By integrating public database text mining, trans-organism protein-protein interaction transferal, and information on liver protein expression a protein-protein interaction network was constructed and from this a smaller isolated interactome was identified. Five genes from this interactome were selected for genetic analysis. Twenty-one tag single-nucleotide polymorphisms (SNPs) which captured all common variation in these genes were genotyped in 10,196 Danes, and analyzed for association with NAFLD-related quantitative traits, type 2 diabetes (T2D), central obesity, and WHO-defined metabolic syndrome (MetS).
273 genes were included in the protein-protein interaction analysis and EHHADH, ECHS1, HADHA, HADHB, and ACADL were selected for further examination. A total of 10 nominal statistical significant associations (P<0.05) to quantitative metabolic traits were identified. Also, the case-control study showed associations between variation in the five genes and T2D, central obesity, and MetS, respectively. Bonferroni adjustments for multiple testing negated all associations.
Using a bioinformatics approach we identified five candidate genes for NAFLD. However, we failed to provide evidence of associations with major effects between SNPs in these five genes and NAFLD-related quantitative traits, T2D, central obesity, and MetS.
PMCID: PMC3029374  PMID: 21339799
23.  Studies of the Association of Arg72Pro of Tumor Suppressor Protein p53 with Type 2 Diabetes in a Combined Analysis of 55,521 Europeans 
PLoS ONE  2011;6(1):e15813.
A study of 222 candidate genes in type 2 diabetes reported association of variants in RAPGEF1, ENPP1, TP53, NRF1, SLC2A2, SLC2A4 and FOXC2 with type 2 diabetes in 4,805 Finnish individuals. We aimed to replicate these associations in a Danish case-control study and to substantiate any replicated associations in meta-analyses. Furthermore, we evaluated the impact on diabetes-related intermediate traits in a population-based sample of middle-aged Danes.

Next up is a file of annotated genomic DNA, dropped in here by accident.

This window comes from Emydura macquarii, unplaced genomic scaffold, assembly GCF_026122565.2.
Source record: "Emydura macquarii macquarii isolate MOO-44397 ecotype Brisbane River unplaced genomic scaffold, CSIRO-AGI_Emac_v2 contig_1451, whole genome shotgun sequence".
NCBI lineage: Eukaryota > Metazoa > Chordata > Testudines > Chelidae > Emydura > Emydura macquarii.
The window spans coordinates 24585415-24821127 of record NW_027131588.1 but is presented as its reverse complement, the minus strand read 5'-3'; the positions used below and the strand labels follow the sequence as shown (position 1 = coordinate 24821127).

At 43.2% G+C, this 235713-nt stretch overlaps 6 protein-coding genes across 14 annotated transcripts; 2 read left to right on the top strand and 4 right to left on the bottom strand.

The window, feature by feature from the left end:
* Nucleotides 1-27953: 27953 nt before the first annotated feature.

We genotyped nine lead variants in the seven genes in 4,973 glucose-tolerant and 3,612 type 2 diabetes Danish individuals. In meta-analyses we combined case-control data from the DIAGRAM+ Consortium (n = 47,117) and the present genotyping results. The quantitative trait studies involved 5,882 treatment-naive individuals from the Danish Inter99 study.
None of the nine investigated variants were significantly associated with type 2 diabetes in the Danish samples. However, for all nine variants the estimate of increase in type 2 diabetes risk was observed for the same allele as previously reported. In a meta-analysis of published and online data including 55,521 Europeans the G-allele of rs1042522 in TP53 showed significant association with type 2 diabetes (OR = 1.06 95% CI 1.02–1.11, p = 0.0032). No substantial associations with diabetes-related intermediary phenotypes were found.
The G-allele of TP53 rs1042522 is associated with an increased prevalence of type 2 diabetes in a combined analysis of 55,521 Europeans.
PMCID: PMC3024396  PMID: 21283750
24.  New genetic loci implicated in fasting glucose homeostasis and their impact on type 2 diabetes risk